40Ar/39Ar ages of CAMP in North America: implications for the Triassic-Jurassic boundary and the 40K decay constant bias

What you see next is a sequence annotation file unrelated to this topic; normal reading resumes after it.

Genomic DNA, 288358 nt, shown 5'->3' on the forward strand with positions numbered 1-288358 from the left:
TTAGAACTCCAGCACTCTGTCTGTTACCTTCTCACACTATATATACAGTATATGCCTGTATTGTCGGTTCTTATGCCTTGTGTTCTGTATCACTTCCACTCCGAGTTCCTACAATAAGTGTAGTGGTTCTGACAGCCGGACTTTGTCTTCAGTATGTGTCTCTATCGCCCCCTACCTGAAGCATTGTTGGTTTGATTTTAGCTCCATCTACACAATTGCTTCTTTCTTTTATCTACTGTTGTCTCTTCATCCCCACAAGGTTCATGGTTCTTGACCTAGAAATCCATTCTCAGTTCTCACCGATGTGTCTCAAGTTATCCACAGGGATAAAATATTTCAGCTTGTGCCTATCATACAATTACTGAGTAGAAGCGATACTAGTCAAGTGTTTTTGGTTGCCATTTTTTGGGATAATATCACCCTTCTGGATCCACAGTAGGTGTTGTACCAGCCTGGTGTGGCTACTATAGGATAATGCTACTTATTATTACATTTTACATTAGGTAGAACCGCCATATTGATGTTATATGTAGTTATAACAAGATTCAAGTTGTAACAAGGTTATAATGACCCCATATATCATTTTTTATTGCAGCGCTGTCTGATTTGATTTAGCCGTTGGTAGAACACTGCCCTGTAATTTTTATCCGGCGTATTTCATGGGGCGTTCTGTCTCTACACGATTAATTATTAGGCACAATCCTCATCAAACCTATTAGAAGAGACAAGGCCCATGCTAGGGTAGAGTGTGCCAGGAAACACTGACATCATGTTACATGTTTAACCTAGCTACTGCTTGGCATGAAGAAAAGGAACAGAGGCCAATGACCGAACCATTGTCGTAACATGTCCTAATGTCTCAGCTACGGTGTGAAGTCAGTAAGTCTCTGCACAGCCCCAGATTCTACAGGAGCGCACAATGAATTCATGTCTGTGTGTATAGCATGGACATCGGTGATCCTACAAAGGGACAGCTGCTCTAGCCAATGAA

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The Central Atlantic magmatic province (CAMP) is one of the largest igneous provinces on Earth (>107 km²) and spanning four continents. Recent high-precision 40Ar/39Ar dating of mineral separates has provided important constraints on the age, duration, and geodynamic history of CAMP. Yet, the North American CAMP is strikingly under-represented in this dating effort. Here we present 13 new statistically robust plateau, mini-plateau and isochron ages obtained on plagioclase and sericite separates from lava flows from the Fundy (n = 10; Nova Scotia, Canada) and Hartford and Deerfield (n = 3; U.S.A.) basins. Ages mostly range from 198.6 ± 1.1 to 200.1 ± 1.4 Ma (2σ), with 1 date substantially younger at 190.6 ± 1.0 Ma. Careful statistical regression shows that ages from the upper (199.7.0 ± 1.5 Ma) and bottom (200.1 ± 0.9 Ma) units of the lava pile in the Fundy basin are statistically indistinguishable, confirming a short duration emplacement (<< 1.8 Ma; ≤1 Ma). Three ages obtained on the Hartford (198.6 ± 2.0 Ma and 199.8 ± 1.1 Ma) and Deerfield (199.3 ± 1.2 Ma) basins were measured on sericite from the upper lava flow units. We interpret these dates as reflecting synemplacement hydrothermal activity within these units. Collectively, CAMP ages gathered so far suggest a short duration of the main magmatic activity (2-3 Ma), but also suggest the possibility of a temporal migration of the active magmatic centers from north to south. Such a migration challenges a plume model that would postulate a radial outward migration of the magmatism and is more compatible with other models such as the supercontinent global warming hypothesis. When compared to the age of the Triassic-Jurassic boundary, the filtered CAMP age database suggests that the onset of the magmatic activity precedes the limit by at least few hundred thousand years, therefore suggesting a causal relationship between CAMP and the end of Triassic mass extinction. An age at 191 Ma possibly suggests a minor CAMP late tailing activity (190-194 Ma) which has already observed for dykes and sills in Africa and Brazil. We speculate that, if real, this late activity can be due to a major extensional event, possibly heralding the oceanisation process at ~190 Ma. Comparison between high quality U/Pb and 40Ar/39Ar ages of pegmatite lenses from the North Mountain basalts confirms a ~1% bias between the two chronometers. This discrepancy is likely attributed to the miscalibration of the 40K decay constants, in particular the electron capture branch.
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